Is Guaranteed Universal Life Insurance Too Popular to Survive?

The Tax Management Transfer Pricing Report ™ provides news and analysis on U.S. and international governments’ tax policies regarding intercompany transfer pricing.

By Gary R. Lee, Esq., CPA, and Craig Wilkey, MBA, CLU, ChFC
Sterling Resources Ltd., Hingham, MA and Tenzing Advisors, LLC, Midlothian, VA

Guaranteed universal life insurance – also known as `secondary guarantee' universal life insurance has grown tremendously since its introduction to the market. Unlike a traditional universal life insurance policy that lapses if the policy cash value is insufficient to cover the monthly mortality and expense charge, a guaranteed universal life policy continues in force so long as the insured has continued to timely pay the premium payments as agreed to with the carrier when the policy was issued. This means policies can be structured with a pre-determined, minimum premium stream with the insured and the carrier both knowing there is a good possibility the cash value will be zero during the coverage period and the insured knowing that, despite that fact, coverage will continue.

One reason for the product's popularity is its estate planning appeal, especially for older insureds. Older insureds tend to be less concerned with cash values than younger insureds who may feel a need to retain the flexibility to access cash value in later years either for retirement needs or to exchange the policy for a different carriers/policy type should circumstances change.  Not only do older insureds have more defined estate goals, they also appreciate that, due to health reasons alone, they may not have the flexibility of moving to a different product/carrier in the future.

Another possible reason for the popularity of guaranteed universal life is favorable pricing – pricing that looked more and more favorable as the economy went through its slide in the last few years and the stability of a guaranteed product became much more attractive than a performance based product that either required additional premium contributions or lapsed.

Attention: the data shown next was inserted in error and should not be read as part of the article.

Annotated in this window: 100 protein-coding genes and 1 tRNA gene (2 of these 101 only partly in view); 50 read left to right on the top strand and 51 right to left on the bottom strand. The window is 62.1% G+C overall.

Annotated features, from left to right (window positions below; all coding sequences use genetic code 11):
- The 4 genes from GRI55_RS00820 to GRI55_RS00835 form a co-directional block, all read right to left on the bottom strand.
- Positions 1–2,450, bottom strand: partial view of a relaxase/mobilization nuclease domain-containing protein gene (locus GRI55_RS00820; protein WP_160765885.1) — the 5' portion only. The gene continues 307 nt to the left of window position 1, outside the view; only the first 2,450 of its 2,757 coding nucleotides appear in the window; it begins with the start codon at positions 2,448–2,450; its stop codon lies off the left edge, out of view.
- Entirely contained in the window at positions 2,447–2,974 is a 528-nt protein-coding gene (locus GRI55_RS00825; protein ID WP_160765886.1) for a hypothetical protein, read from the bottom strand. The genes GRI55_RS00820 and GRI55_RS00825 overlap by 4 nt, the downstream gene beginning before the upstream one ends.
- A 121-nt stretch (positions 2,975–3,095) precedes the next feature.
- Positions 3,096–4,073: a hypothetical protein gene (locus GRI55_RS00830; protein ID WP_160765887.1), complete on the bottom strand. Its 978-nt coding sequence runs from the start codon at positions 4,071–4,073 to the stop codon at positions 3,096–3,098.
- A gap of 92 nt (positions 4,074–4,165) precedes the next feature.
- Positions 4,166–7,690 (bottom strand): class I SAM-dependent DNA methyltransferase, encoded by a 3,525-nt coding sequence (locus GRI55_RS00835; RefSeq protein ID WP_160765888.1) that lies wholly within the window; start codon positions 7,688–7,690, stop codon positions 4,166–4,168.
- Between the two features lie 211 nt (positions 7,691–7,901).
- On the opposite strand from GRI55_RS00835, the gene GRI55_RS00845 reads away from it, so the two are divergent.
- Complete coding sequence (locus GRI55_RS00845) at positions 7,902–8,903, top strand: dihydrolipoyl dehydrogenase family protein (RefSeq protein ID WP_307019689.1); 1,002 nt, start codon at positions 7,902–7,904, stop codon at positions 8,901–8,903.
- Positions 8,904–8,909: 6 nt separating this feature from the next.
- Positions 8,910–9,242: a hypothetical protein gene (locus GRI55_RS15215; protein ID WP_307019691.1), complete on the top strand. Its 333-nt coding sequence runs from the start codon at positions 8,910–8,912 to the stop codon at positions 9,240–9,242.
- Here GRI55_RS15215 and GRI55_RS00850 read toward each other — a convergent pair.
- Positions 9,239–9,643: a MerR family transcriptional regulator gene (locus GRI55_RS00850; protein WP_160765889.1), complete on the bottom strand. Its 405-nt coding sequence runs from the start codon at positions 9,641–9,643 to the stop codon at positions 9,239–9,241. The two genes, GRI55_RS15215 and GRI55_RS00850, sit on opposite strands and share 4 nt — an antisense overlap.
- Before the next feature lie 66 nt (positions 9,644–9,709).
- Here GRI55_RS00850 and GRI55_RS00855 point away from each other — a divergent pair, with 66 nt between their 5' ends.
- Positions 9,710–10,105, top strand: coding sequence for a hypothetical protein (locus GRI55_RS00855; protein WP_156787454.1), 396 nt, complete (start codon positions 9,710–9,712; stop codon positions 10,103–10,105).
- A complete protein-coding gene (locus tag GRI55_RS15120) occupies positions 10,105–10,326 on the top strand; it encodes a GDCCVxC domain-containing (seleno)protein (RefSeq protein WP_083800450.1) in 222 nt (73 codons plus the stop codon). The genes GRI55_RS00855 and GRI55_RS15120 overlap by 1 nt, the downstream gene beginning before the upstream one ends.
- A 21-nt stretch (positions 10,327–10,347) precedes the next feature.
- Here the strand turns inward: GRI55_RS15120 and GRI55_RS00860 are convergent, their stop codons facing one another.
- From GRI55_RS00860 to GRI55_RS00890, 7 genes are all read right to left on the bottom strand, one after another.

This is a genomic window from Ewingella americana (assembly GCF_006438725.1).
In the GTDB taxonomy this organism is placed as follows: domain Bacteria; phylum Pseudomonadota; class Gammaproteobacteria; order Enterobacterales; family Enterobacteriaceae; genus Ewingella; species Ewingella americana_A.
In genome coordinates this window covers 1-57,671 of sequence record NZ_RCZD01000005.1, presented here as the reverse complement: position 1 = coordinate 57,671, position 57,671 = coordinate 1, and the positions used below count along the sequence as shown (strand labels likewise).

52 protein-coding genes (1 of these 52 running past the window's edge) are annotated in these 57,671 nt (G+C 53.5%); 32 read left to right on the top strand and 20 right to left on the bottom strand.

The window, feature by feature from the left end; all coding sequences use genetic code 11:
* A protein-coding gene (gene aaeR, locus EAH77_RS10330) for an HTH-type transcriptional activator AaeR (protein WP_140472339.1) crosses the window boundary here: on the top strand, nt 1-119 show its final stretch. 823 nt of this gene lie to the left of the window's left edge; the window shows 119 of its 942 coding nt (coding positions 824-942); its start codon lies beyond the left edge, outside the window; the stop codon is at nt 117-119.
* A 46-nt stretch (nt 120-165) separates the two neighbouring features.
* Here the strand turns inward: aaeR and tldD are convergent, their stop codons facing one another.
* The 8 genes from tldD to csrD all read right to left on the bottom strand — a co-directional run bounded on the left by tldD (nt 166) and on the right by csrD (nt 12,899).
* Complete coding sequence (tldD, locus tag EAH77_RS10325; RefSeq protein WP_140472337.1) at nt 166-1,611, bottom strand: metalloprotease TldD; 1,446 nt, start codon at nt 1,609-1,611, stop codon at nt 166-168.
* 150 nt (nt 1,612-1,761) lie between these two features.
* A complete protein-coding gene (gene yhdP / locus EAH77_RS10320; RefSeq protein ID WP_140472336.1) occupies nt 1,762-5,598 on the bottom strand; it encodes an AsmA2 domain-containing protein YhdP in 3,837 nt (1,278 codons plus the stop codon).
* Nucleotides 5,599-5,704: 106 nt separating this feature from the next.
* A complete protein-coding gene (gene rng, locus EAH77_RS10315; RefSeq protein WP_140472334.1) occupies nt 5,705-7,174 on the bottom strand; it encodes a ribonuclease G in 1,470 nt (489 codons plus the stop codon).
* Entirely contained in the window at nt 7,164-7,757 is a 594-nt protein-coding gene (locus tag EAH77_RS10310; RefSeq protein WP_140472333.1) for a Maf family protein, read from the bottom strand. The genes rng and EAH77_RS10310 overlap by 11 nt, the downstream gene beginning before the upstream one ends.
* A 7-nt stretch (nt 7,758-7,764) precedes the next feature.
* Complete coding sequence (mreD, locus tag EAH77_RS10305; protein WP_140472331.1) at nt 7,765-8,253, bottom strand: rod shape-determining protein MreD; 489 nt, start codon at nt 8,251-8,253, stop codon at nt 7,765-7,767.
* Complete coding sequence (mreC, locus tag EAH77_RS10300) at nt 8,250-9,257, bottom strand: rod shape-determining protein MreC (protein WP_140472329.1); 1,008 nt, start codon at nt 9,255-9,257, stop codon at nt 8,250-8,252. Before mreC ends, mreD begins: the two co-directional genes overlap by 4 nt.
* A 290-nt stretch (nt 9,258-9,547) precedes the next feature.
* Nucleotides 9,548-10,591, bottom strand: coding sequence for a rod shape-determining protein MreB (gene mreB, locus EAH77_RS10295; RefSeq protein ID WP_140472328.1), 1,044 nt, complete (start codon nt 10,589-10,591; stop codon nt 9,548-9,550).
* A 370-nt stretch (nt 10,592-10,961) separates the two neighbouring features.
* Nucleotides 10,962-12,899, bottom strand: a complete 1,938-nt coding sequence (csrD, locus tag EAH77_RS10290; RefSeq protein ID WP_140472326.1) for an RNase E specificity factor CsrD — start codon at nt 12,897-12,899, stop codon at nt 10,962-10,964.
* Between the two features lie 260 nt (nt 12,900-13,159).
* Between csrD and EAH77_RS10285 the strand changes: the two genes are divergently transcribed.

However, as insurance carriers watched the value of their portfolios decline without a concurrent decline in their ultimate death benefit liabilities or any possibility of an increased premium stream due to the guaranteed nature of the product, they have begun to wonder if the product pricing might, in fact, be `too good to be true.' Over the last year, multiple household name carriers have either repriced their product, limited the amount of coverage they will issue in a given case, or pulled the product off the market entirely – some only to have the product reappear with a new pricing/underwriting approach and once again pull the product off of the shelf.

What does this mean to the potential purchaser of a guaranteed universal life insurance product? There may be no clear cut answer to the question. At a minimum, it means buyers should act now if they and their advisors have determined that a guaranteed universal life policy fits their needs. Will the product disappear from the life insurance shelves forever? Unlikely – it has too many features that work well for high net worth estate planning clients.  But we should expect continued availability/unavailability vacillation, and, when the dust finally settles, a higher premium structure for future purchasers.

For more information, in the Tax Management Portfolios, see Lee and Wilkey, 827 T.M., Life Insurance — A Practical Guide for Evaluating Policies,  and in Tax Practice Series, see ¶6240, Life Insurance.


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